Governments, multinational corporations, and basically any organization where security is critical and a dedicated closed system is the best option (no matter the price or the inconvenience) did use those solutions - and still do. But soon people started using Skype directly from their desks and the corporate communications concept changed radically. Shortly after, regular folks had iPhones with FaceTime, laptops and tablets with Skype, and those million dollar investments in "videoconference" systems started to look absurd.

And from dedicated videoconference terminals for the top management to Skype on every company PC, things changed very quickly.

Then, the videoconference industry was reborn under the designation of UC&C - a work in progress concept that not even the leading players are very certain what it's all about. Following an intense period of corporate recycling through mergers and acquisitions, UC&C migrated to technologies offered by the big Internet and IT giants. Cisco, Microsoft, Google, and others offered software and technology to support the concepts, which of course migrated fully to web-based and cloud services. 

Very quickly, the corporate world created its own version of "office-oriented" tools (because security is always a great motivation) and the modern "meeting rooms" market was born, followed short after by the "huddle rooms" concepts (the same thing, but basically happening in any corner and with little or no concern for acoustics, where people connect their own devices to a big screen, a camera, and a soundbar). With Internet and cloud companies also trying to get definitive control of those markets through services, they allowed hardware companies to sell and support the needed screens, webcams, microphones, and speakers, while they focused on "Unified Communications as a Service (UCaaS)".

Throughout the process, it was clear that progress was based on a distorted view of "communications" and "collaboration", which tried to ignore the potential for disruption coming from bring-your-own-devices (BYOD) and consumer convergence with web-based calls. And that will be the topic next week :)

HEAD acoustics is promoting webinars, published a white paper and created a highly recommend website dedicated to the topic "How to Optimize Audio Conferencing Solutions to Improve Communication Quality." Click the image to visit.

R&D Stories
MPEG-H Audio Brings New Dimensions to TV Sound
By  Stefan Meltzer (Chief Business Development Manager at Fraunhofer IIS)
Fraunhofer Institute for Integrated Circuits IIS designed a way to significantly improve immersive sound reproduction capabilities on consumer playback devices, based on MPEG-H decoding and rendering and Fraunhofer's upHear soundbar processing. In its June 2018 edition, audioXpress included an exclusive article on MPEG-H Audio, written by Stefan Meltzer, who at that time was working as Technology Consultant for the Fraunhofer IIS, one of the world's leading application-oriented research institutions. Following multiple articles published online by audioXpress detailing the development of new MPEG-H audio applications, and a more detailed magazine article explaining the technology (Considerations for the MPEG-H Audio Standard, by R. Bleidt and J. Martins ), in this article Meltzer explains how research efforts lead to the development of a new MPEG-H audio soundbar reference design and new efficient methods for 3D audio rendering. This article was originally published in audioXpress, June 2018 .    Read the Full Article Now Available Here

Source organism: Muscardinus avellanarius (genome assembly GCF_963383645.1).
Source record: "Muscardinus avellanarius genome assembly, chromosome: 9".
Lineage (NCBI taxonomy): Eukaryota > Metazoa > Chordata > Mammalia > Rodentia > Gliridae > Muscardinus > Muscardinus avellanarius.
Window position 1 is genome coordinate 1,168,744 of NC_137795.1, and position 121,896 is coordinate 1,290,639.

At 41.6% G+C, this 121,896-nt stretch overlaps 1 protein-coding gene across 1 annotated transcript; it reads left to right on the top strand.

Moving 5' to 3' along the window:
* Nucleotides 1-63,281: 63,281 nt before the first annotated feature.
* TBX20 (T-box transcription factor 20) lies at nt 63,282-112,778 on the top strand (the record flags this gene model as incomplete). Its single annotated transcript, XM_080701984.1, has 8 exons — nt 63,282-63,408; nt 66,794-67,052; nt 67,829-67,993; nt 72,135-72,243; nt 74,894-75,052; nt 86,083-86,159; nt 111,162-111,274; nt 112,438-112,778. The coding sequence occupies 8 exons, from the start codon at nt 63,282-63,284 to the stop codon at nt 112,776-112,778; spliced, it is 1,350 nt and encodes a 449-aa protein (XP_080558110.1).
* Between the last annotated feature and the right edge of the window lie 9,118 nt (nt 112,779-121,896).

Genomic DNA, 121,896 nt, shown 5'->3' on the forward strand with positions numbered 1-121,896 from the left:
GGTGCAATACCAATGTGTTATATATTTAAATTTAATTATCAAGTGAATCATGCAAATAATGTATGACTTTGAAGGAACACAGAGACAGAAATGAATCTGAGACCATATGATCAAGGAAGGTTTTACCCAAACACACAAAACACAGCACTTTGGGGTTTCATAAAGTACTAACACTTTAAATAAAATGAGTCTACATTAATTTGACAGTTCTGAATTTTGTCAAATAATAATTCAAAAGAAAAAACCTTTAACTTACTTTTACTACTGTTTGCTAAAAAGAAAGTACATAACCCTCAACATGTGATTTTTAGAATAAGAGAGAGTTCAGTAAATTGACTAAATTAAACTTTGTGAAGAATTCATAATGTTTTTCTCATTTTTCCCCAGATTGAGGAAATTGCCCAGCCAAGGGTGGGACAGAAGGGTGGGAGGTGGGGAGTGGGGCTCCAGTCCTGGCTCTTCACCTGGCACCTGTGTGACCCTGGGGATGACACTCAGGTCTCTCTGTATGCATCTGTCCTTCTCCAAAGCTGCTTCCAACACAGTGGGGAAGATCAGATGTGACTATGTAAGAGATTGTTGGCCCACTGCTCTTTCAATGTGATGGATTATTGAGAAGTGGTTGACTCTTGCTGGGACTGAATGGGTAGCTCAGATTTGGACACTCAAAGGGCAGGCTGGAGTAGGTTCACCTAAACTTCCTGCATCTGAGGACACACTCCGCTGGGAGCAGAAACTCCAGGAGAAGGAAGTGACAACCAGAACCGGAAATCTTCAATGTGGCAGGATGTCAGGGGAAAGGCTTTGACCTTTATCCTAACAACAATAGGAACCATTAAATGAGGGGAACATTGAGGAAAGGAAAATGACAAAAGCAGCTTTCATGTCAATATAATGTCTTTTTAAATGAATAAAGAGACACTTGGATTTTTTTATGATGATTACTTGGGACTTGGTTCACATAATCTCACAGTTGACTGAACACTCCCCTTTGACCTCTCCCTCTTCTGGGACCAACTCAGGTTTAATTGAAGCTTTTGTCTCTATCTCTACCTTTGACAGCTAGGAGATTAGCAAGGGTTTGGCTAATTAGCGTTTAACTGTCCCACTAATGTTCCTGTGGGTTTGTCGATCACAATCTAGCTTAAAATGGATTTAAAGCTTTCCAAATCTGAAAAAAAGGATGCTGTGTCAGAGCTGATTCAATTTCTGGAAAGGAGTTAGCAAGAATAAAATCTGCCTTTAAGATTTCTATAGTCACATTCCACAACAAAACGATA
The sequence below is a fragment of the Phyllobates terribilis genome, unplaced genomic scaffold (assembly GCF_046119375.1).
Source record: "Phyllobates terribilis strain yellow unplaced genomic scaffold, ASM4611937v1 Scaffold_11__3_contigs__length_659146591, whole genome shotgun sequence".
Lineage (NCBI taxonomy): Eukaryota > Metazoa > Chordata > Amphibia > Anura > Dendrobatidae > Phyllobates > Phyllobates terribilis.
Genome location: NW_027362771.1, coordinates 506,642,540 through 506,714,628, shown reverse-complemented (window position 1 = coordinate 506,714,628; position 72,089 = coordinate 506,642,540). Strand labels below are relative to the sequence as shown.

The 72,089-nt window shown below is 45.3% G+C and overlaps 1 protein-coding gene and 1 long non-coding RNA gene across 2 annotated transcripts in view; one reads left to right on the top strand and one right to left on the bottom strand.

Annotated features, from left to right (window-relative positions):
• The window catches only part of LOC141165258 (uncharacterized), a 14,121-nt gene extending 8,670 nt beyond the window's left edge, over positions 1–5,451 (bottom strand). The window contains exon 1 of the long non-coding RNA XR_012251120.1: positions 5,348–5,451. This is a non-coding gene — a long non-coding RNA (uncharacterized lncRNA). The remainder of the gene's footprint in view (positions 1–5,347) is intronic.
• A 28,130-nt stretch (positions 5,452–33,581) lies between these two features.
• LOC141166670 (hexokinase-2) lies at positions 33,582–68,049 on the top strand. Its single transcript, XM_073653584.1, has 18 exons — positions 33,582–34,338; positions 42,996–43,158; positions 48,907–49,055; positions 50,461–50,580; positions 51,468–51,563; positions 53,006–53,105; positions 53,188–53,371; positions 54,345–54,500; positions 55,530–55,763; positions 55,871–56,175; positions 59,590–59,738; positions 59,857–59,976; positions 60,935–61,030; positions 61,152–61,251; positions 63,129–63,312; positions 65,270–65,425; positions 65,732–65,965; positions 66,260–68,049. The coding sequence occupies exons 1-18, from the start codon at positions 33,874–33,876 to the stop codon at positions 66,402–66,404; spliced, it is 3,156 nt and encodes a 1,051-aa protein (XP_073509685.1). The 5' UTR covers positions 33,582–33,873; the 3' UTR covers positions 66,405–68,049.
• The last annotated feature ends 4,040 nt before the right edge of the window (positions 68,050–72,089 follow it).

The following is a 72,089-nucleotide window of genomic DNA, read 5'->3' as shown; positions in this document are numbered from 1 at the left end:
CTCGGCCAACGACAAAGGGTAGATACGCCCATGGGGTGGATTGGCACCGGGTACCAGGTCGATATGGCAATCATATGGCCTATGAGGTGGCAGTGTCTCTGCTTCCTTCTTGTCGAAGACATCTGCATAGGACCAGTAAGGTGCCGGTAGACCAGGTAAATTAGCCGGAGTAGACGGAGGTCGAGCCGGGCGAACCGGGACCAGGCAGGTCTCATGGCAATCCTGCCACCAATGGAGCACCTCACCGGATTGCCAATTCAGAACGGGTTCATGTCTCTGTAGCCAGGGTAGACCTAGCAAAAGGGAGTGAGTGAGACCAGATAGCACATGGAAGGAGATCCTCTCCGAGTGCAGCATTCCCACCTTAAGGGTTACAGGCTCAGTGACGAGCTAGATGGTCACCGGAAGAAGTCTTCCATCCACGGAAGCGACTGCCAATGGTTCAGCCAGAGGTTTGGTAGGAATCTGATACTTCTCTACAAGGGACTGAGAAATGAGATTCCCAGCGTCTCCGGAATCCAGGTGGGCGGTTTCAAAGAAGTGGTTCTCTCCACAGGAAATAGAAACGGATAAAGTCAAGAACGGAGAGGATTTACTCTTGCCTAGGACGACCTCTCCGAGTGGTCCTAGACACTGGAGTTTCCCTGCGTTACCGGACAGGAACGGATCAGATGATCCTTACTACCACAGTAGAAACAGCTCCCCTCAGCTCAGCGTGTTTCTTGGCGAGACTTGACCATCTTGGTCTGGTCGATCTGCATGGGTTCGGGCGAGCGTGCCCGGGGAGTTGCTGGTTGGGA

Voice Coil  Test Bench
Radian Audio 835PB 1.4" Ferrite Compression Driver
By  Vance Dickason
This Test Bench explication focused on the 835PB ferrite 1.4" aluminum diaphragm compression driver from Radian Audio Engineering, the company that was incorporated in 1988 by Dr. Richard Kontrimas and is now entering a new expansion phase under new ownership, having recently relocated to new facilities in Pomona, CA. After reviewing several of Radian's neodymium series of compression drivers, Vance Dickason has characterized one of Radian's ferrite 1.4" aluminum diaphragm compression drivers and noted also how the 835PB continues to have the expected rich feature set that is the hallmark of the company. Renowned for its mastery of diaphragms, compression drivers and coaxial loudspeakers, with the 835PB, Radian Audio shows how the company continues to offer excellent performance in a fairly high power handling package (200 W continuous power handing). Features for the 835PB 3" diaphragm, 1.4" exit, compression driver includes a 3" polyimide voice coil former with a copper clad aluminum edge wound ribbon wire voice coil, a self-aligning field replaceable diaphragm assembly, and the most important feature, a proprietary processed and hardened aerospace-grade aluminum alloy diaphragm over a three slit phase plug. The 835BP is also available with a beryllium diaphragm. Since Radian does not produce horns for its compression drivers, the measurements were made with a FaitalPro 1.4" LTH142 elliptical tractrix horn, which has a 60° × 50° coverage pattern and the same recommended crossover frequency of 800 Hz for the Radian 835BP. This article was originally published in Voice Coil, February 2020 Read the Article Now Available Online Here